Council to vote on off-leash areas, hours
- Janine Robben
- Portland Tribune - News
On Aug. 13, the Portland City Council will vote on whether to create off-leash hours and additional off-leash areas for dogs in Portland parks.
Laurelhurst Park where at least a dozen dogs appear to have been intentionally poisoned earlier this month is on the off-leash hours list. So are Brentwood, Sellwood and Willamette parks in Southeast Portland and Grant Park in Northeast.
The list will be filled out with enough other as-yet-undesignated parks to give each of the city's five geographic areas approximately four off-leash hours parks, according to city Commissioner Jim Francesconi, who oversees Portland Parks & Recreation. Other parks being considered for off-leash hours are North Portland's Cathedral Park and Southwest Portland's Albert Kelly and Willamette parks.
If approved, dog owners will be able to exercise their dogs off-leash anywhere in these parks between 5 a.m. and 9 a.m. and after 9 p.m. daily.
The council also will vote on whether to create four new off-leash areas in city parks. Francesconi, who announced the proposed vote on Monday, would not say which parks are being considered for those areas.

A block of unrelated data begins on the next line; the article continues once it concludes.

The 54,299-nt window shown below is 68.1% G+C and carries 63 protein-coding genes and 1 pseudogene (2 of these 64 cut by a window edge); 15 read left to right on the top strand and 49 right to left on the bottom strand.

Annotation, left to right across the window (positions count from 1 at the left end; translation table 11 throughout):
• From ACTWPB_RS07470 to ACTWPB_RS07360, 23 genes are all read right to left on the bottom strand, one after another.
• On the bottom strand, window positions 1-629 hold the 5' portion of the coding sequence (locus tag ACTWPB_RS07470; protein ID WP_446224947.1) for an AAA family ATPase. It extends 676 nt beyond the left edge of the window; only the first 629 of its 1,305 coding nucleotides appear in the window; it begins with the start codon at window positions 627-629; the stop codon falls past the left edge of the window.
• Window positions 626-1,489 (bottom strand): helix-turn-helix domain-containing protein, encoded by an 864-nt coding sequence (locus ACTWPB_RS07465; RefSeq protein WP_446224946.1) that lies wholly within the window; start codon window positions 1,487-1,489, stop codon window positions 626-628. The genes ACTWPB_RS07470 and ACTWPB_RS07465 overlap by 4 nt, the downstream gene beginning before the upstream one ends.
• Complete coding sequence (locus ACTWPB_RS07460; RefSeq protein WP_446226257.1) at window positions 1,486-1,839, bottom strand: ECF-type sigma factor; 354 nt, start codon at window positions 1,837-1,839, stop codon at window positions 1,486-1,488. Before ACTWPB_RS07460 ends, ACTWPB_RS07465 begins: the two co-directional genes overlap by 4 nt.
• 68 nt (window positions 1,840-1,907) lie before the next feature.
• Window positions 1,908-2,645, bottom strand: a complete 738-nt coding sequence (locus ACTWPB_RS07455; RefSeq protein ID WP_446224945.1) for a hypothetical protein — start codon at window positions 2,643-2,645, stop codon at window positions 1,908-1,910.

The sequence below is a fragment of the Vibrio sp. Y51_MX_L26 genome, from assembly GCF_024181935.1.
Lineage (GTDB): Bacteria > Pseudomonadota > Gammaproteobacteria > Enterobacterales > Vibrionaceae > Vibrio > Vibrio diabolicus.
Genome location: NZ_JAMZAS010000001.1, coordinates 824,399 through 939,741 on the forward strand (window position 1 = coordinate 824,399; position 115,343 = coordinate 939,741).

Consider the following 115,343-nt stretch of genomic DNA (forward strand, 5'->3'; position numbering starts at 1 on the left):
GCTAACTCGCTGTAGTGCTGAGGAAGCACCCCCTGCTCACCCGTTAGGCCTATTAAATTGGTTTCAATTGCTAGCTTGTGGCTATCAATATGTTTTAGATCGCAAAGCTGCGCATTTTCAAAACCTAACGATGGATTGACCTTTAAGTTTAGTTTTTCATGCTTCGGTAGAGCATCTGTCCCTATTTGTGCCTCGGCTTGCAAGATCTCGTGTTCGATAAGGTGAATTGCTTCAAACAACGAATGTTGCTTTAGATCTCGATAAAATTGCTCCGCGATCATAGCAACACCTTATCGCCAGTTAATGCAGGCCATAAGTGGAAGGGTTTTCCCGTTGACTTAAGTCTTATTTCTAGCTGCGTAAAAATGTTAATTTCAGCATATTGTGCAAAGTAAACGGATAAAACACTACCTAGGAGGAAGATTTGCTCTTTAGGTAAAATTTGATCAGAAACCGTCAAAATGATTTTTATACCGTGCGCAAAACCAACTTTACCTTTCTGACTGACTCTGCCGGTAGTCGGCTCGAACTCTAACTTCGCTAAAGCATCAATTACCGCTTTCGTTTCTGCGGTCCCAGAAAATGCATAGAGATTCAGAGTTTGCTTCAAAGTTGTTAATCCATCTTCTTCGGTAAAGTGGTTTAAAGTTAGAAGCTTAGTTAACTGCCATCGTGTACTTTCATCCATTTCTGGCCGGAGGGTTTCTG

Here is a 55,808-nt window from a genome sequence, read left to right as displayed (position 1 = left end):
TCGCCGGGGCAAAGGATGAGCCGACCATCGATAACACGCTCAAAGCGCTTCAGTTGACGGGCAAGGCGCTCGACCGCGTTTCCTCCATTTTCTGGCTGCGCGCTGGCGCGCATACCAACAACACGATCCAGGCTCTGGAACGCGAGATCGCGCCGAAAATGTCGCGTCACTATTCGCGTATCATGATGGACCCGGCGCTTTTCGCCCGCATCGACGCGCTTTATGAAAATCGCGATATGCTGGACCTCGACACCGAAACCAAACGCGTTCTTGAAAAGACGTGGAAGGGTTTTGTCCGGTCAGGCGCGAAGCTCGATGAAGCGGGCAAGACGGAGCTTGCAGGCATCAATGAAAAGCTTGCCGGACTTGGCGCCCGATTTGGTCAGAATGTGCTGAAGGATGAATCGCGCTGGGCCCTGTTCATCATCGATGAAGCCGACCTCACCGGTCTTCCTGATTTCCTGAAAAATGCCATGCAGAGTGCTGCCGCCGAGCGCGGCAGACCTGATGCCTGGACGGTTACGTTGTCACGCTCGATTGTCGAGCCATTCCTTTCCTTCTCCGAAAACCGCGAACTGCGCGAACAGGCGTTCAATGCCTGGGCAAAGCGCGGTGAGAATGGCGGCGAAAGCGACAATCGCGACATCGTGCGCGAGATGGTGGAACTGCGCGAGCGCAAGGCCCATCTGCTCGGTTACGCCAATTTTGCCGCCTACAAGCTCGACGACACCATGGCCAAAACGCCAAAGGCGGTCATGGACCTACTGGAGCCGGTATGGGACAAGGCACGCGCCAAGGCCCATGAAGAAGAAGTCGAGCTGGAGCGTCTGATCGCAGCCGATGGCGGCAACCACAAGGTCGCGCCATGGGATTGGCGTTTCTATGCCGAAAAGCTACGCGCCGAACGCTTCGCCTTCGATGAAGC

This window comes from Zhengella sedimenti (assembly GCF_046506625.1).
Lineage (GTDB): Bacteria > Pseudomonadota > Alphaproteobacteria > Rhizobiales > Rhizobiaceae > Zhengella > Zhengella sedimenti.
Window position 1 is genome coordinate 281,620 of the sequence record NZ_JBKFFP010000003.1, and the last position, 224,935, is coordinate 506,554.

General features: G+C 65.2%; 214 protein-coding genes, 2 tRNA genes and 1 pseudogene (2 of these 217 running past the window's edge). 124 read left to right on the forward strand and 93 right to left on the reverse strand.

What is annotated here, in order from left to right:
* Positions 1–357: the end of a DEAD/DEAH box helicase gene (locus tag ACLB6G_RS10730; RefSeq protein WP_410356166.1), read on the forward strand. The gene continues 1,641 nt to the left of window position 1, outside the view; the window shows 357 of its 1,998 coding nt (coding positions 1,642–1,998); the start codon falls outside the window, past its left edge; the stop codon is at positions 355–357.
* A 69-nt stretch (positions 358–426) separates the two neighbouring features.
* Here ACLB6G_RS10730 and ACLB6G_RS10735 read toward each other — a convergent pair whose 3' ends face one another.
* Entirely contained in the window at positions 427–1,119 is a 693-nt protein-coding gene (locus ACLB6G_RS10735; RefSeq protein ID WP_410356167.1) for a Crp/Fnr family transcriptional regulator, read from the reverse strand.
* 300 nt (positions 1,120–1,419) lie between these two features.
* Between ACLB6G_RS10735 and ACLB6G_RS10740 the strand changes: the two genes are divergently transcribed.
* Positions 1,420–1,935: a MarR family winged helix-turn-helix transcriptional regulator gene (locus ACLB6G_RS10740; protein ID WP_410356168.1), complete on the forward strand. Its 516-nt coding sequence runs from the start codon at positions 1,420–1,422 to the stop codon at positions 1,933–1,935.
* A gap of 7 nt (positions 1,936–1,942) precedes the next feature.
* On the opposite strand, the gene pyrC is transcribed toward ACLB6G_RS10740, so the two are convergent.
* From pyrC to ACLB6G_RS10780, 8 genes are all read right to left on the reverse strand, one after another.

Any changes will be implemented 'as soon as possible' after the vote, according to parks spokesman Sarah Bott.
Currently, Portland has only 25 legal off-leash acres to serve 140,000 dogs, based on Multnomah County officials' estimate of the licensed and unlicensed dog population. And all but 1.5 of those acres are clustered in North Portland, while the county's licensed dog population is concentrated in Southeast Portland, according to a recent Portland State University graduate student study.
If approved, the new off-leash hours and areas would constitute an abrupt acceleration in city decision-making about dogs in parks, the No. 1 public complaint received by the parks department in recent years.
On June 18, the City Council approved giving Multnomah County Animal Control $500,000 in city money during a five-year period to enforce leash and scoop laws in Portland parks. But the city budget approved the same day contained no money for expanding the off-leash area program beyond its existing 25 acres.